2. The nucleic acid molecule according to claim 1, wherein, in said general formula (I), some of the nucleotide residues are methylated nucleotide residues.

3. The nucleic acid molecule according to claim 1, wherein the nucleic acid molecule is an RNA molecule.

4. The nucleic acid molecule according to claim 1, wherein in said general formula (I), some of the nucleotide residues are at least one of LNA and DNA.

5. The nucleic acid molecule according to claim 1, wherein in said general formula (I), a labeling compound is bound to the 5′ end.

6. The nucleic acid molecule according to claim 5, wherein the labeling compound is biotin.

7. The nucleic acid molecule according to claim 1, wherein the nucleic acid molecule consists of a sequence selected from the group consisting of SEQ ID NOs: 1-7.

8. A binder for a mouse-derived IgG antibody, comprising the nucleic acid molecule according to claim 1.

9. A detection reagent for detecting a mouse-derived IgG antibody, comprising the binder according to claim 8.

10. A detection kit for detecting a mouse-derived IgG antibody, comprising the detection reagent according to claim 9.

11. A detection method comprising the following steps: an immunoprecipitation step of reacting an antibody with an object to be detected in a sample as an antigen to immunoprecipitate; a separation step of denaturing the immunoprecipitate to separate it from other components in the sample; a first reaction step of reacting an antibody with the antigen of the immunoprecipitate separated in the separation step; and a second reaction step of reacting a binder that specifically binds to the antibody in the first reaction step, wherein the binder according to claim 8 is used as the binder in the second reaction step.

12. The detection method according to claim 11, wherein SDS-PAGE is employed for the separation step and a Western blot analysis is employed for the first reaction step and the second reaction step.

13. The nucleic acid molecule according to claim 1, wherein said constant region is a heavy chain constant region.

Description:

TECHNICAL FIELD

The present invention relates to a nucleic acid molecule having a binding affinity to a rodent-derived IgG antibody, a binder, a detection reagent, and a detection kit.

BACKGROUND ART

Since the antigen-antibody reaction is a highly-specific reaction, it is applied to the detection or the like of specific proteins and the like. For example, ELISA is a method of detecting antigens (proteins and the like) as follows. That is, an antibody labeled with an enzyme is allowed to react with a specific antigen (protein or the like) in a sample to form a complex, the complex is captured by an antigen immobilized to a bead or the like, and a chromogenic substrate is allowed to act on the enzyme. Further, antibodies are used as medicines utilizing their specificity (for example, see Patent Document 1).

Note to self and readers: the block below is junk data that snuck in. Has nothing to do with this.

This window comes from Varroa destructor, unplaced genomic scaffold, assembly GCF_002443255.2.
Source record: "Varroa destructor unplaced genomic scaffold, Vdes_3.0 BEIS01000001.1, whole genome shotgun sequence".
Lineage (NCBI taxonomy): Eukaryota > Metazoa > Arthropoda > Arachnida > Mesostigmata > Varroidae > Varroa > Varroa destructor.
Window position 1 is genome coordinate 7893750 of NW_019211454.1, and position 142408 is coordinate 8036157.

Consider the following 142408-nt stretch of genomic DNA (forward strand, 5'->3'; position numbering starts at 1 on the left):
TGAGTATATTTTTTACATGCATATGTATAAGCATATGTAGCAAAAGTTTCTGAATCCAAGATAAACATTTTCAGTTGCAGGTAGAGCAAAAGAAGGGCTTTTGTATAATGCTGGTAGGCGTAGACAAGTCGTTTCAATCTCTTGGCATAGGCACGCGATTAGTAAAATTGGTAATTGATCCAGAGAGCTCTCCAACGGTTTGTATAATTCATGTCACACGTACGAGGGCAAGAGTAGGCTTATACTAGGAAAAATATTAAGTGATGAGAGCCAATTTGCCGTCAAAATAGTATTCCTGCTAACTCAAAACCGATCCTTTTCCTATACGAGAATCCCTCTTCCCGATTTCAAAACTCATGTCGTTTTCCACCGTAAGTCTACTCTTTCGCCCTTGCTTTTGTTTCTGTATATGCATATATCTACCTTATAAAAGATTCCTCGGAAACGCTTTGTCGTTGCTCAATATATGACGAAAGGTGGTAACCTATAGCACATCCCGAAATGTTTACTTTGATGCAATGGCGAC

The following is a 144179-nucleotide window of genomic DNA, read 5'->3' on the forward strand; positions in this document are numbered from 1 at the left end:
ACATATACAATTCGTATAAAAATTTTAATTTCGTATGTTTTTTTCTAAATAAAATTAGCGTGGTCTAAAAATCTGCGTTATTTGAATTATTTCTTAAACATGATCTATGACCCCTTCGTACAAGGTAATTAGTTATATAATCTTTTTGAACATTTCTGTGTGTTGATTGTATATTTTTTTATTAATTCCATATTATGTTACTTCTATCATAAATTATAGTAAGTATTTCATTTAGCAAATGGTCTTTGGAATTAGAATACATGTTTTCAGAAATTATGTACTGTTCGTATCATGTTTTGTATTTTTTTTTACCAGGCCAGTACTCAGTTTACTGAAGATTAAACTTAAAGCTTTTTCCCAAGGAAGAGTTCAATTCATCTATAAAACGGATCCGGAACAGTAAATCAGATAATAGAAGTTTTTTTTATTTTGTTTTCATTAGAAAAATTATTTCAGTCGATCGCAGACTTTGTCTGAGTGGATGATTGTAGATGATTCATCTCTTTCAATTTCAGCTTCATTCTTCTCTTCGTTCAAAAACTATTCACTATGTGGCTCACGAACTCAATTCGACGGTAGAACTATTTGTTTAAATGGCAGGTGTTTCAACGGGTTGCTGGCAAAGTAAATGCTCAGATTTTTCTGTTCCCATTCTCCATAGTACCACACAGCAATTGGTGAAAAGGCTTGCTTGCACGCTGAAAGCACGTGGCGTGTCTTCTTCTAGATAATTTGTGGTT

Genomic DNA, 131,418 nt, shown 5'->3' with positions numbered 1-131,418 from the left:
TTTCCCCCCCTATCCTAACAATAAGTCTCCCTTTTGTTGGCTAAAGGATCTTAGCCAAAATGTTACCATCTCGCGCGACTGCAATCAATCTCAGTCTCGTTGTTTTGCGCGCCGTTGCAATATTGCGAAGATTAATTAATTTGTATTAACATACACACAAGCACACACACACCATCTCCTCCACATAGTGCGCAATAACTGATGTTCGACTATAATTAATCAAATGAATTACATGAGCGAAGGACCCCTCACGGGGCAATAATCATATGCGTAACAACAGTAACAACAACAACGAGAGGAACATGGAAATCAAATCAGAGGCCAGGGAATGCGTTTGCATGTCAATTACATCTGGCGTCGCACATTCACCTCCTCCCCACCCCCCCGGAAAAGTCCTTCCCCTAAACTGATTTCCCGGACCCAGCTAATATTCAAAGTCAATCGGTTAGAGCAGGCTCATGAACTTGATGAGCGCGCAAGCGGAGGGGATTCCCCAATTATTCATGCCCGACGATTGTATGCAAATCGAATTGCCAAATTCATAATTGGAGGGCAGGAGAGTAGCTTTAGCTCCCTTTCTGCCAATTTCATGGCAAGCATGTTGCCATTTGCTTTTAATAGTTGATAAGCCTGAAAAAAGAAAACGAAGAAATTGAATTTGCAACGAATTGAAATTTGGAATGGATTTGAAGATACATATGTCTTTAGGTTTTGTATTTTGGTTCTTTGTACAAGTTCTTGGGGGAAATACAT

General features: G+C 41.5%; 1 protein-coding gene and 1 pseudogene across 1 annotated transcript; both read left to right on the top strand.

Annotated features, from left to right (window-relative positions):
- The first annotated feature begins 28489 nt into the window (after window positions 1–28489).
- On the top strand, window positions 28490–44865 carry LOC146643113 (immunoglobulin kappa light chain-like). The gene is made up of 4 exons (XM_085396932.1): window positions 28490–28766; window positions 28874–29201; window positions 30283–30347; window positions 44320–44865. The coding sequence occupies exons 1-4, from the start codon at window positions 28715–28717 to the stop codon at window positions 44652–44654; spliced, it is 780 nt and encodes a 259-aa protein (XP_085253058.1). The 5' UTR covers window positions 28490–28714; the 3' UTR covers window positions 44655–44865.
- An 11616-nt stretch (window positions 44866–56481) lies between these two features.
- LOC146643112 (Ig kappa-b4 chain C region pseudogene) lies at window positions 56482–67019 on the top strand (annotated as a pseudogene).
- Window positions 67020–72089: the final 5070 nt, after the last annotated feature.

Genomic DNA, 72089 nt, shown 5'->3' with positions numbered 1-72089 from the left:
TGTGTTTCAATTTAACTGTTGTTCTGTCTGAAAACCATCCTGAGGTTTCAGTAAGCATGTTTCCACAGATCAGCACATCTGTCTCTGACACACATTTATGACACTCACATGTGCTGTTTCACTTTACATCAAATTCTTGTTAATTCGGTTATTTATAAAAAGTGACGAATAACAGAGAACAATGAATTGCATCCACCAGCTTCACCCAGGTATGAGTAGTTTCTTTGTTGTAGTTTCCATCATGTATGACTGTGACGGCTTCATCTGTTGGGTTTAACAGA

As detection reagents, antibodies derived from rodents such as mice and rats are used. In a detection kit using a rodent-derived antibody, an antigen that specifically binds to a rodent-derived antibody is used. However, there are problems that the production of antibodies is difficult and the handling of antibodies is complicated.

RELATED ART DOCUMENT

Patent Document

[Patent Document 1] JP 2009-46494 A

DISCLOSURE OF THE INVENTION

Problem to be Solved by the Invention

The present invention is intended to provide a nucleic acid molecule having a binding affinity to a rodent-derived IgG antibody, which can be easily produced and handled and has a binding affinity equivalent or superior to that of an antibody.

Means for Solving Problem

The nucleic acid molecule of the present invention has a specific binding affinity to a rodent-derived IgG antibody and has a dissociation constant of 1 μM or less. Here, the concentration unit M is equal to 1 mol/dm3 or 1 mol/L.

The binder for a rodent-derived IgG antibody of the present invention includes the nucleic acid molecule of the present invention.

The detection reagent for detecting a rodent-derived IgG antibody of the present invention includes the binder for a rodent-derived IgG antibody of the present invention.

The detection kit for detecting a rodent-derived IgG antibody of the present invention includes the detection reagent for detecting a rodent-derived IgG antibody of the present invention.

Effects of the Invention

The nucleic acid molecule of the present invention can bind to a rodent-derived IgG antibody with high specificity. Further, the nucleic acid molecule of the present invention can be easily produced and handled as compared to an antibody.

BRIEF DESCRIPTION OF DRAWINGS

FIG. 1 is a schematic view showing the predicted secondary structure of an aptamer.

FIG. 2 is a schematic view showing the predicted secondary structures of aptamers.

FIG. 3 is a schematic view showing the predicted secondary structures of aptamers.